Chesapeake City

8/9/18: We planned our departure from Cape May on a day with a perfect weather prediction for the crossing. The forecast said 5 knot winds and 2 foot seas. The only downfall was the tide. It was an ebb tide (outgoing) for most of the day, which was going to cause a 2 knot current against us. This was going to lengthen our crossing by a couple hours. Still, it was looking to be a nice, relaxing, but long, day to cross the Delaware Bay. Do you think, for once, they could get the weather forecast right? Nope!

Before entering the Delaware Bay, we had to go down the Cape May Canal. This 3 mile long canal cuts through the cape of New Jersey from Cape May Harbor to the Delaware Bay. Without the canal, mariners had to go around the cape, which has shallow shoals extending for miles out to sea. Using the canal cuts off about 15 or 20 miles of travel – well worth it. There are 2 bridges along the canal, and we were told that the first was only 53 feet at high tide, and our mast height is 53 feet. But the charts (and every other online reference we found) said both bridges were 55 feet, which shouldn’t be a problem at any tide. Because of how shallow the marina we were in was, we had to leave at high tide (lucky for us, this was at 6am, giving us the whole day to cross the bay). But we were certainly concerned about that first bridge – was it 53 as we had heard, or 55 as the charts said? We decided to trust the charts. We entered the canal and crept up to the first bridge. And slid right under. We looked at each other, and then exhaled. The second bridge was no problem, either. A half hour later, we entered the Delaware Bay.

Before we left, we had to decide how far we wanted to travel this day. We could anchor somewhere in the bay for the night, or we could push all the way to the Chesapeake Bay, or stop somewhere along the C&D canal. Anchorages in the Delaware Bay are scarce, and for those that do exist, there are wicked currents to contend with. Because of the tidal changes, most places in the bay have reversing currents, and those can run as strong as 3 knots. We didn’t feel much like anchoring under those conditions, so the bay was out. And because of the outgoing tide for most of the day, making the Chesapeake Bay could take us 16 hours, and probably more. There were a couple marinas along the C&D canal where we could stop, so we chose one in Chesapeake City, about 3/4 the way across the canal. It would still be 12 or 13 hours, but more doable.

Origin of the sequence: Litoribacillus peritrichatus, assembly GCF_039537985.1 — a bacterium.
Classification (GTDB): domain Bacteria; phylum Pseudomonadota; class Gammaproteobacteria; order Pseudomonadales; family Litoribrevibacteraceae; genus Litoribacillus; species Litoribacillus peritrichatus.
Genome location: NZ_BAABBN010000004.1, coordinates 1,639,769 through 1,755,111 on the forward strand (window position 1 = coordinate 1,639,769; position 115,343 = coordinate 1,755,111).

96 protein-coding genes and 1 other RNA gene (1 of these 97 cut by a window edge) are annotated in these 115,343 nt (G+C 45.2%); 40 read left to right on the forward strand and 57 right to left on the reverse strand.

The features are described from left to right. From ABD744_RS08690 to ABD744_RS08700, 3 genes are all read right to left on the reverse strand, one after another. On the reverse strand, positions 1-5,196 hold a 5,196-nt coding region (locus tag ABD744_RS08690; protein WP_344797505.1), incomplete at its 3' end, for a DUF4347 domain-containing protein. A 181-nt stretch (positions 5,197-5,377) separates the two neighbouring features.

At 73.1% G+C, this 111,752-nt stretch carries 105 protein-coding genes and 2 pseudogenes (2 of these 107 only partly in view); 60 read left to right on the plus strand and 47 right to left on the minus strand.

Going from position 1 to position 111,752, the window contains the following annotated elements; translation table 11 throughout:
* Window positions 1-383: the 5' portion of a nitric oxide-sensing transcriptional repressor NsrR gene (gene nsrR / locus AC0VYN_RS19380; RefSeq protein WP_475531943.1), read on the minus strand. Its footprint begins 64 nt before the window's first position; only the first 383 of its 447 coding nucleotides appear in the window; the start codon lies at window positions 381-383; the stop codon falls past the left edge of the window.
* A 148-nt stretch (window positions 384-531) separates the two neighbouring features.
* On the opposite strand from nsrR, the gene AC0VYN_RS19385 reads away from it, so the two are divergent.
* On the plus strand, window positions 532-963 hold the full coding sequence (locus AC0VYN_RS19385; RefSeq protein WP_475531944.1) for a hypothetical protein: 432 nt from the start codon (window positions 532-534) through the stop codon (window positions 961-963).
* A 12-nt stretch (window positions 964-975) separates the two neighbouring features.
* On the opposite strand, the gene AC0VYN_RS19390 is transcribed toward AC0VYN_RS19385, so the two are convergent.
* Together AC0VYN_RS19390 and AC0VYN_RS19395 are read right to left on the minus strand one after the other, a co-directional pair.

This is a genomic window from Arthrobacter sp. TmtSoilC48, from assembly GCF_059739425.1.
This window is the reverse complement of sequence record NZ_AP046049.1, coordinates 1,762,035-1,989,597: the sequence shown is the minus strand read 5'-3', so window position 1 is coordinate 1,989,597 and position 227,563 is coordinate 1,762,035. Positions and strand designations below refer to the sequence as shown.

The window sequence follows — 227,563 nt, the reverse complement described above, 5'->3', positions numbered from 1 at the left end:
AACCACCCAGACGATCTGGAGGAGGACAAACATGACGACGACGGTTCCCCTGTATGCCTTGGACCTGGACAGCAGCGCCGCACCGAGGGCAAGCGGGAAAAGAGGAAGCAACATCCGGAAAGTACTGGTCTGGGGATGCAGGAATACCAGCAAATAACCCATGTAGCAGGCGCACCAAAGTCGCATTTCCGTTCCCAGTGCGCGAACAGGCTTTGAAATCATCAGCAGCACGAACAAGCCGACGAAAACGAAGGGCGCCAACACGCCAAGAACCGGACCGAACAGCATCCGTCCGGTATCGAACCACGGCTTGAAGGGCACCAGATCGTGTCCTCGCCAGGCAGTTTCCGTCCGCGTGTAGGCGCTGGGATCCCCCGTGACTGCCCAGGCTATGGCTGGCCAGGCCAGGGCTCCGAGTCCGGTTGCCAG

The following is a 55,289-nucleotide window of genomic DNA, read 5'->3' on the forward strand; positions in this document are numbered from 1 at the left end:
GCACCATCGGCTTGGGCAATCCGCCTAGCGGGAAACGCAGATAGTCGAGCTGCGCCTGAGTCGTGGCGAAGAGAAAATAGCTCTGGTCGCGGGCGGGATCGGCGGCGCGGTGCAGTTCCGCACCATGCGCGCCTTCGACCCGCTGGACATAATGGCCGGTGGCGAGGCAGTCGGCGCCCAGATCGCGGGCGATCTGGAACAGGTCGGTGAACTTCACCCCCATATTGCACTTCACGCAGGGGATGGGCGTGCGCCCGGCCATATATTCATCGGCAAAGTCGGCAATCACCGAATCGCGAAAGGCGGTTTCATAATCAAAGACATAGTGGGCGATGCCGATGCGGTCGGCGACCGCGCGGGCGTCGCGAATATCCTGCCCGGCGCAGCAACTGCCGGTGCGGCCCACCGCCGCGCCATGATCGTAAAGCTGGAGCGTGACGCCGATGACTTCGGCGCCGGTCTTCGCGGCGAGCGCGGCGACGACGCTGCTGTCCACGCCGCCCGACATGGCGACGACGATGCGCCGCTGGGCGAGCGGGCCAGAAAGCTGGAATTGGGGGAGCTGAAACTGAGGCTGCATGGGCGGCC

The first thing we noticed was the wind. Was it 5 knots? Nope, it was blowing at 15! The second thing we noticed were the waves. Were they 2 feet? Nope, they were 3 to 4 feet! No worries, though, just another day like up on the Great Lakes. Except that within 2 hours, the winds topped 20 knots and the seas grew to 4 to 6 feet. We had the tidal current against us, so we had those conditions for the next 8 hours. Once we entered the Delaware River proper and were within a few hours of the C&D canal, the winds died, the seas calmed, and we entered the forecasted weather: 5 knot winds and 2 foot seas. But we were already tired from bucking the waves for 8 hours, and we still had 4 or 5 hours to go.

We entered the C&D canal and made the 10 mile trip to the marina. When we arrived (around 7:30 that evening), we didn’t realize that this “marina” wasn’t a marina at all – it was just a long dock in front of a restaurant. We tied up right in front of a bunch of customers eating dinner on the terrace outside. We were hot, and sweaty, and tired from the long day we just had, and we really wanted to shower. But this “marina” had no showers. They didn’t even have bathrooms we could use unless we ordered dinner! Unfortunately, there weren’t any other good options, so we decided to spend the night there.

The C&D canal is a busy place. It connects the northern part of the Chesapeake Bay (the “C”) to the northern part of the Delaware Bay (the “D”). It was originally built in the early 1800’s to to shorten the commercial trade between Baltimore and Philadelphia. It cut off hundreds of miles of travel for commercial traffic. It’s since been widened and deepened to accommodate today’s ships, but it is still heavily used by both commercial and recreational vessels. While we were tied to the wall, we saw several tugs pushing cargo, and even one container ship that went through. It’s quite a sight seeing a huge container ship only 50 feet away navigating the canal!

We finally crawled into bed, thankful for the day to be over. We had to wait until 10:00 the next morning for a favorable tide to get us into the Chesapeake and down to the next marina. At 10:00 we pushed off, and an hour later we entered the Chesapeake Bay. It took one full month for travel that should have taken 10 days or less, but we made it! Happy dance! Now, on to our first marina to, you guessed it, wait out another few days of bad weather before heading out to explore “the bay”. Onward!

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